Blackboard is, like any other educational tool, as good as the instructor makes it. I've used it for years and found that some professors just don't care what it's like; others spend lots of time making sure that it is orderly. I'm still getting used to "the new look" of blackboard...some kind of upgrade from its former state. You'll get used to it (and the instructor's habits as well). Wish you the best!
    Yep. I've had awesome Blackboard content, and terrible waste of time Blackboard content. Just kind of depends on what/how much time the instructor is willing to put into it, I suppose.

    MTA: Most classes I've had the instructor has set up a "To Do" list which can be marked completed, in progress, etc. as you go.

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    Makes me think of the pt with diarrhea who, having been able to hold in BM while waiting for the call light to be answered to get help to the bathroom, would start pooping the second the "pull up" brief was off in front of the toilet and then proceed to poop a streak all the way across the floor and to the toilet while going to sit down. I cleaned up a lot of poop from the floor that day. :|

    (And yes, we did try to suggest a BSC but pt was hearing none of it!)

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    Quote from IndyElmer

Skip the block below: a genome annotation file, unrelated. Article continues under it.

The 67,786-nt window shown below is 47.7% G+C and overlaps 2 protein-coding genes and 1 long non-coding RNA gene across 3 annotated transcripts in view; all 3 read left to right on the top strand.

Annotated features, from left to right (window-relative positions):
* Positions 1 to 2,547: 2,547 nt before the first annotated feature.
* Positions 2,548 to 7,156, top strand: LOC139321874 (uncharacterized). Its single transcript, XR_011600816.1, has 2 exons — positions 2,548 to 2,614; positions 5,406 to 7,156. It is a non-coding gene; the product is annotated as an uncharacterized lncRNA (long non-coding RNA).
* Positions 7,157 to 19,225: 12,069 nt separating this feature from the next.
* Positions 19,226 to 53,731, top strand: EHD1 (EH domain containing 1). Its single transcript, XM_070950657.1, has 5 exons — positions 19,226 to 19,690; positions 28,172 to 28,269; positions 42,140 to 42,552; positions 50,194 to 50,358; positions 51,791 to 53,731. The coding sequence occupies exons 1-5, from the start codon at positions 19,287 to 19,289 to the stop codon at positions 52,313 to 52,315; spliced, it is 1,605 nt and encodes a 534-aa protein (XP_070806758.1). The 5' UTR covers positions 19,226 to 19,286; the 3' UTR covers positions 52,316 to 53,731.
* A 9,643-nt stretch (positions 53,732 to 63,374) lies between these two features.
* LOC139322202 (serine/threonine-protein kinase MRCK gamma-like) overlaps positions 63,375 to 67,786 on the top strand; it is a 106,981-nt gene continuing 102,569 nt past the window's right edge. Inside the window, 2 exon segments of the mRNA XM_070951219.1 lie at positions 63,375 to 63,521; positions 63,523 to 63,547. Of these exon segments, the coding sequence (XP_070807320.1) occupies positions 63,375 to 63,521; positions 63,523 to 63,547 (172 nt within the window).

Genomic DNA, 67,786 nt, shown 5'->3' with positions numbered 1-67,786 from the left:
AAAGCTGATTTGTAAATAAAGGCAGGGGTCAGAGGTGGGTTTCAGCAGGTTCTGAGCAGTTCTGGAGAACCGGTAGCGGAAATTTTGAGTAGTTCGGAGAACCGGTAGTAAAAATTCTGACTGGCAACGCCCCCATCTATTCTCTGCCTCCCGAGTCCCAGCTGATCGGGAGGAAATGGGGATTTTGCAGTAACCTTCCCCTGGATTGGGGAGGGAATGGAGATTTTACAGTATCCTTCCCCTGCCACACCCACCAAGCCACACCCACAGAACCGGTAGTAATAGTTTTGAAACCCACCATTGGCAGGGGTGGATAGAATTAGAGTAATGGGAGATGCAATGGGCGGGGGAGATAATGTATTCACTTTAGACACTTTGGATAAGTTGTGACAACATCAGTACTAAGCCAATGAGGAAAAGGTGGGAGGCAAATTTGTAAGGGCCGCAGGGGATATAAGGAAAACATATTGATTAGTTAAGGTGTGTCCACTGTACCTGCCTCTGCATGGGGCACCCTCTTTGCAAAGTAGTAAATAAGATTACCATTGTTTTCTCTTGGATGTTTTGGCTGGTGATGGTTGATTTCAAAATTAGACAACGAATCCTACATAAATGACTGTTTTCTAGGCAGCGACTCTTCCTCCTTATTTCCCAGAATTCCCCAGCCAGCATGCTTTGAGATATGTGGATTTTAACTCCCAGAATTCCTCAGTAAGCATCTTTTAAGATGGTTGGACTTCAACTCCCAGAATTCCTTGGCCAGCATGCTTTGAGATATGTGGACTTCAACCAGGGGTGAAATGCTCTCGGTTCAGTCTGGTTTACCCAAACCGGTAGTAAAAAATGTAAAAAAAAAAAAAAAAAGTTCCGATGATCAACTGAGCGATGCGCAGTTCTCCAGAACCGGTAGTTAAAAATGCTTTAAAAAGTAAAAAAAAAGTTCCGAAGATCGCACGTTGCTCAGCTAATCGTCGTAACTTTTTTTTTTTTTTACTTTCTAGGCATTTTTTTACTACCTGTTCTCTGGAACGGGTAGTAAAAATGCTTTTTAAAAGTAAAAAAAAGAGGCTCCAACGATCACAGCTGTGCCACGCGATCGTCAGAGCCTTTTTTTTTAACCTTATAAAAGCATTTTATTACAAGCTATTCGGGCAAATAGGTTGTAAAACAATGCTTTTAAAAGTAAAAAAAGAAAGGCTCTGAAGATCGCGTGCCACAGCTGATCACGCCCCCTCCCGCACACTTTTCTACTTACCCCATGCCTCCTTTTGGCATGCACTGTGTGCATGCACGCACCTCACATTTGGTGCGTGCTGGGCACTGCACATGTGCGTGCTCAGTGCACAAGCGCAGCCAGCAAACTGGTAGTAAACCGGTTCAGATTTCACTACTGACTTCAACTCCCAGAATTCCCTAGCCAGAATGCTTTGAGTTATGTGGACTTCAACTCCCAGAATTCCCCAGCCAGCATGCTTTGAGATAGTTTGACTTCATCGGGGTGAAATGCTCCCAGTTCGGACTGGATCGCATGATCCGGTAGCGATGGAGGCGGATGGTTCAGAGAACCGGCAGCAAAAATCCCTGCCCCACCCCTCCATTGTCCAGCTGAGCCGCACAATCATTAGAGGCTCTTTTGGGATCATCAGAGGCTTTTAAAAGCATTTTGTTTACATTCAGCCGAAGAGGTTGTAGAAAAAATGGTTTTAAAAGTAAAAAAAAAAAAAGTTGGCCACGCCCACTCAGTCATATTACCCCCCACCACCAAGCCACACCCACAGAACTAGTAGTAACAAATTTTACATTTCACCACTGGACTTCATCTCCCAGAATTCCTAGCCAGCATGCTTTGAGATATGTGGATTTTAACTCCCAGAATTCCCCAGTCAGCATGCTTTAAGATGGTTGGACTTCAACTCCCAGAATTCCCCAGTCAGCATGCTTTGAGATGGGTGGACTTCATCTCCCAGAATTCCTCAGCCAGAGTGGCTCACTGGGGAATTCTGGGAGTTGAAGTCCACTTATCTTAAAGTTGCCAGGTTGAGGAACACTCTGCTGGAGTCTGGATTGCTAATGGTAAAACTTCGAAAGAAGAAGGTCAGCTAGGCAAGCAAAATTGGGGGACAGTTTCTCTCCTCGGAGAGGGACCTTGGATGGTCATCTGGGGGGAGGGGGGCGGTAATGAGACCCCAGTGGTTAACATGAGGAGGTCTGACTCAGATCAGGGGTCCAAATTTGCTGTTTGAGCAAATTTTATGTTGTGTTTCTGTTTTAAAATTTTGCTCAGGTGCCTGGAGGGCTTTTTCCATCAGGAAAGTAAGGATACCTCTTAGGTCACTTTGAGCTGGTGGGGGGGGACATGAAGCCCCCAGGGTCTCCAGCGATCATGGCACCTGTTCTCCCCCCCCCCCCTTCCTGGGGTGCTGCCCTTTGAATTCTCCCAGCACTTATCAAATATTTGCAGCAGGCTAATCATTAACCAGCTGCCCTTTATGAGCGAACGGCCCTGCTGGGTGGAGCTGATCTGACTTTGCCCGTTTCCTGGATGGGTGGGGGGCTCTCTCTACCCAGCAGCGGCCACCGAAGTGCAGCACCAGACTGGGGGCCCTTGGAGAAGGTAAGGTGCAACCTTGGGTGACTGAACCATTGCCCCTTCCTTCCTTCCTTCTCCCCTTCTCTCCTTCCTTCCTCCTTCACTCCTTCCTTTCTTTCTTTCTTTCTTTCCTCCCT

I find the lab coat requirement odd for a different reason. I come from a lab environment where you were not to wear your coat outside of the lab -- hallway to grab something from a -80C freezer was OK, but never to a conference room, lecture hall, cafeteria, etc.
    Never thought of that, makes sense though! You don't want to go picking up all kinds of other stuff on your coat and bringing it back into the lab. I'm guessing the lab coats are more about putting forth a professional appearance than about function.

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    Quote from IndyElmer
    Uniforms for lab/clinical days. Work "casual" (and not very casual - lots of things on the "do not wear" list) with white knee length lab coat for lecture days.
    Interesting that you wear knee length lab coats. Ours are to be hip length and no longer. I've heard stories of docs getting crabby about non-docs in long lab coats!